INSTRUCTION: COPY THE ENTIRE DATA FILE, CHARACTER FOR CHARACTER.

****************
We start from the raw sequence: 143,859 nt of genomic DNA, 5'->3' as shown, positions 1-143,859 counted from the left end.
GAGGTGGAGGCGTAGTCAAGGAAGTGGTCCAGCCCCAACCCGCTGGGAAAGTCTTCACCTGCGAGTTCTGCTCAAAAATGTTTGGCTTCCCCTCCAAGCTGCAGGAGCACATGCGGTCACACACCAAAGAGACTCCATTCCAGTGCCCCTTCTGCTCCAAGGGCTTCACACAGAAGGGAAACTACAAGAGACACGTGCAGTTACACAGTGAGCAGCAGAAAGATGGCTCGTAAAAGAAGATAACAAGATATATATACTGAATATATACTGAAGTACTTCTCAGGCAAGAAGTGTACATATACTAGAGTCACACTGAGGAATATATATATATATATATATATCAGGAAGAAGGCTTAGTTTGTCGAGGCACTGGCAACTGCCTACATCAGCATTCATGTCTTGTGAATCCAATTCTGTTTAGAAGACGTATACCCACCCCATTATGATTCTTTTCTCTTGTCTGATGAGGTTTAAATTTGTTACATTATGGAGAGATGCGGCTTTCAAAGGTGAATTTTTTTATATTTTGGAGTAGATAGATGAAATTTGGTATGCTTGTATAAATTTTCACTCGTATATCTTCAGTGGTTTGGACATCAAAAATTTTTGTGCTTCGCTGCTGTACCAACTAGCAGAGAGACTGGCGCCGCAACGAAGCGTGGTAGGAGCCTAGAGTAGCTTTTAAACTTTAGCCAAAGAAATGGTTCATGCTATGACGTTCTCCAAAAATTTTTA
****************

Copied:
We start from the raw sequence: 143,859 nt of genomic DNA, 5'->3' as shown, positions 1-143,859 counted from the left end.
GAGGTGGAGGCGTAGTCAAGGAAGTGGTCCAGCCCCAACCCGCTGGGAAAGTCTTCACCTGCGAGTTCTGCTCAAAAATGTTTGGCTTCCCCTCCAAGCTGCAGGAGCACATGCGGTCACACACCAAAGAGACTCCATTCCAGTGCCCCTTCTGCTCCAAGGGCTTCACACAGAAGGGAAACTACAAGAGACACGTGCAGTTACACAGTGAGCAGCAGAAAGATGGCTCGTAAAAGAAGATAACAAGATATATATACTGAATATATACTGAAGTACTTCTCAGGCAAGAAGTGTACATATACTAGAGTCACACTGAGGAATATATATATATATATATATATCAGGAAGAAGGCTTAGTTTGTCGAGGCACTGGCAACTGCCTACATCAGCATTCATGTCTTGTGAATCCAATTCTGTTTAGAAGACGTATACCCACCCCATTATGATTCTTTTCTCTTGTCTGATGAGGTTTAAATTTGTTACATTATGGAGAGATGCGGCTTTCAAAGGTGAATTTTTTTATATTTTGGAGTAGATAGATGAAATTTGGTATGCTTGTATAAATTTTCACTCGTATATCTTCAGTGGTTTGGACATCAAAAATTTTTGTGCTTCGCTGCTGTACCAACTAGCAGAGAGACTGGCGCCGCAACGAAGCGTGGTAGGAGCCTAGAGTAGCTTTTAAACTTTAGCCAAAGAAATGGTTCATGCTATGACGTTCTCCAAAAATTTTTA